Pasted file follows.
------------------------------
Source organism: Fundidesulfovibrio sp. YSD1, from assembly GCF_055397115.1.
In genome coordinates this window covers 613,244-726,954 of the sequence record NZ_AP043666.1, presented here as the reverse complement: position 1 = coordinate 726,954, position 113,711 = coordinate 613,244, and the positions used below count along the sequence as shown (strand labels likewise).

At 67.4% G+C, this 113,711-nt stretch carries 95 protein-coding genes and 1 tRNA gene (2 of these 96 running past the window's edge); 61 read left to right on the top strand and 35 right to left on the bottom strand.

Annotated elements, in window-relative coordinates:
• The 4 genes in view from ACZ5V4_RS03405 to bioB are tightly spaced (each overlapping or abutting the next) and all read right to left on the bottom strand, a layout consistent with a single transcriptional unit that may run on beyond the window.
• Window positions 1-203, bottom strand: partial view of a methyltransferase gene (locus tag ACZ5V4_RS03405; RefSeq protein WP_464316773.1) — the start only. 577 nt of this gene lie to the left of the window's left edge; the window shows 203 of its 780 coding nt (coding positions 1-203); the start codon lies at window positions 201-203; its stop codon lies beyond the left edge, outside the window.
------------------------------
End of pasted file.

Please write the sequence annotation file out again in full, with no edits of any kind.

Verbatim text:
Source organism: Fundidesulfovibrio sp. YSD1, from assembly GCF_055397115.1.
In genome coordinates this window covers 613,244-726,954 of the sequence record NZ_AP043666.1, presented here as the reverse complement: position 1 = coordinate 726,954, position 113,711 = coordinate 613,244, and the positions used below count along the sequence as shown (strand labels likewise).

At 67.4% G+C, this 113,711-nt stretch carries 95 protein-coding genes and 1 tRNA gene (2 of these 96 running past the window's edge); 61 read left to right on the top strand and 35 right to left on the bottom strand.

Annotated elements, in window-relative coordinates:
• The 4 genes in view from ACZ5V4_RS03405 to bioB are tightly spaced (each overlapping or abutting the next) and all read right to left on the bottom strand, a layout consistent with a single transcriptional unit that may run on beyond the window.
• Window positions 1-203, bottom strand: partial view of a methyltransferase gene (locus tag ACZ5V4_RS03405; RefSeq protein WP_464316773.1) — the start only. 577 nt of this gene lie to the left of the window's left edge; the window shows 203 of its 780 coding nt (coding positions 1-203); the start codon lies at window positions 201-203; its stop codon lies beyond the left edge, outside the window.